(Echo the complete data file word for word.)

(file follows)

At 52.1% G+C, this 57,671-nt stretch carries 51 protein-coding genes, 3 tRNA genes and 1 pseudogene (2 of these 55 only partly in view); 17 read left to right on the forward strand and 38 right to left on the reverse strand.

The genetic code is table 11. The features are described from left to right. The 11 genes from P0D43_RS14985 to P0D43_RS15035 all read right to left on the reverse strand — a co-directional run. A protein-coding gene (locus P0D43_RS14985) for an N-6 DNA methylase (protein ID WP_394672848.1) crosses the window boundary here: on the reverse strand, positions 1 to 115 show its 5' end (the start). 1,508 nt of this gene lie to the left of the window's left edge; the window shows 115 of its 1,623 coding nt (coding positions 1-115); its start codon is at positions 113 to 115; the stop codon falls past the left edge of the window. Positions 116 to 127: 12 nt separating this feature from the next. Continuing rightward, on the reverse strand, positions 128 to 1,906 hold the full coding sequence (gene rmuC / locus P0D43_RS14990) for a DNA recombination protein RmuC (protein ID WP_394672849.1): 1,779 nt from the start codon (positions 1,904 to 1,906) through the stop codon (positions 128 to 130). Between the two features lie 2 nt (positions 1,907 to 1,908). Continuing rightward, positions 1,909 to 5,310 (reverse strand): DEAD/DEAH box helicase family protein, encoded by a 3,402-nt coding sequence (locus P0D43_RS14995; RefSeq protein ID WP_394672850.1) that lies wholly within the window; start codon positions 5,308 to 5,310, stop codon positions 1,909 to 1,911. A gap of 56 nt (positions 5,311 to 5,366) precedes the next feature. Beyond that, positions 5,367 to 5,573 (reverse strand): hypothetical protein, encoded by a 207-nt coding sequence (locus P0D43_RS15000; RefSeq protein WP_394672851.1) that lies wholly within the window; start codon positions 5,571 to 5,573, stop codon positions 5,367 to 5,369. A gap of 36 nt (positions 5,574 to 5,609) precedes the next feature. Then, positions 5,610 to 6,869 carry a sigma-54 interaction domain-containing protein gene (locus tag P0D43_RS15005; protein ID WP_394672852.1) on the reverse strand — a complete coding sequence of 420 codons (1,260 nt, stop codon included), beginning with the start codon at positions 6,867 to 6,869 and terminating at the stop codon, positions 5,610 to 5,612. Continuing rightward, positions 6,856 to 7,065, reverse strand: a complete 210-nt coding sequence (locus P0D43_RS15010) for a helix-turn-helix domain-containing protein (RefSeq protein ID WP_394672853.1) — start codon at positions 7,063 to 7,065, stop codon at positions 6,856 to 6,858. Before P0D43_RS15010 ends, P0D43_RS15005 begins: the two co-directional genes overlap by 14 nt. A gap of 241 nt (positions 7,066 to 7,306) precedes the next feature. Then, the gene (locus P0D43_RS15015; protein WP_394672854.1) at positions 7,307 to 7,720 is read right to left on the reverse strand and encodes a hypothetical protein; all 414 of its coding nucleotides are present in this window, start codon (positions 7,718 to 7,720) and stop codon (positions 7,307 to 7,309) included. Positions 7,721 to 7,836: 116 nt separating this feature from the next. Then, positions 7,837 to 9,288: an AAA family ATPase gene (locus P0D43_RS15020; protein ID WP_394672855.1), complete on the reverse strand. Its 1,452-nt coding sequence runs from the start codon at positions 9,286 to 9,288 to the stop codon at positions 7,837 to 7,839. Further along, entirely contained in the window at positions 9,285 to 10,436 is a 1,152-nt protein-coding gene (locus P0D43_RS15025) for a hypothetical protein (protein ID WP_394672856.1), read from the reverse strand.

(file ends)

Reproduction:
At 52.1% G+C, this 57,671-nt stretch carries 51 protein-coding genes, 3 tRNA genes and 1 pseudogene (2 of these 55 only partly in view); 17 read left to right on the forward strand and 38 right to left on the reverse strand.

The genetic code is table 11. The features are described from left to right. The 11 genes from P0D43_RS14985 to P0D43_RS15035 all read right to left on the reverse strand — a co-directional run. A protein-coding gene (locus P0D43_RS14985) for an N-6 DNA methylase (protein ID WP_394672848.1) crosses the window boundary here: on the reverse strand, positions 1 to 115 show its 5' end (the start). 1,508 nt of this gene lie to the left of the window's left edge; the window shows 115 of its 1,623 coding nt (coding positions 1-115); its start codon is at positions 113 to 115; the stop codon falls past the left edge of the window. Positions 116 to 127: 12 nt separating this feature from the next. Continuing rightward, on the reverse strand, positions 128 to 1,906 hold the full coding sequence (gene rmuC / locus P0D43_RS14990) for a DNA recombination protein RmuC (protein ID WP_394672849.1): 1,779 nt from the start codon (positions 1,904 to 1,906) through the stop codon (positions 128 to 130). Between the two features lie 2 nt (positions 1,907 to 1,908). Continuing rightward, positions 1,909 to 5,310 (reverse strand): DEAD/DEAH box helicase family protein, encoded by a 3,402-nt coding sequence (locus P0D43_RS14995; RefSeq protein ID WP_394672850.1) that lies wholly within the window; start codon positions 5,308 to 5,310, stop codon positions 1,909 to 1,911. A gap of 56 nt (positions 5,311 to 5,366) precedes the next feature. Beyond that, positions 5,367 to 5,573 (reverse strand): hypothetical protein, encoded by a 207-nt coding sequence (locus P0D43_RS15000; RefSeq protein WP_394672851.1) that lies wholly within the window; start codon positions 5,571 to 5,573, stop codon positions 5,367 to 5,369. A gap of 36 nt (positions 5,574 to 5,609) precedes the next feature. Then, positions 5,610 to 6,869 carry a sigma-54 interaction domain-containing protein gene (locus tag P0D43_RS15005; protein ID WP_394672852.1) on the reverse strand — a complete coding sequence of 420 codons (1,260 nt, stop codon included), beginning with the start codon at positions 6,867 to 6,869 and terminating at the stop codon, positions 5,610 to 5,612. Continuing rightward, positions 6,856 to 7,065, reverse strand: a complete 210-nt coding sequence (locus P0D43_RS15010) for a helix-turn-helix domain-containing protein (RefSeq protein ID WP_394672853.1) — start codon at positions 7,063 to 7,065, stop codon at positions 6,856 to 6,858. Before P0D43_RS15010 ends, P0D43_RS15005 begins: the two co-directional genes overlap by 14 nt. A gap of 241 nt (positions 7,066 to 7,306) precedes the next feature. Then, the gene (locus P0D43_RS15015; protein WP_394672854.1) at positions 7,307 to 7,720 is read right to left on the reverse strand and encodes a hypothetical protein; all 414 of its coding nucleotides are present in this window, start codon (positions 7,718 to 7,720) and stop codon (positions 7,307 to 7,309) included. Positions 7,721 to 7,836: 116 nt separating this feature from the next. Then, positions 7,837 to 9,288: an AAA family ATPase gene (locus P0D43_RS15020; protein ID WP_394672855.1), complete on the reverse strand. Its 1,452-nt coding sequence runs from the start codon at positions 9,286 to 9,288 to the stop codon at positions 7,837 to 7,839. Further along, entirely contained in the window at positions 9,285 to 10,436 is a 1,152-nt protein-coding gene (locus P0D43_RS15025) for a hypothetical protein (protein ID WP_394672856.1), read from the reverse strand.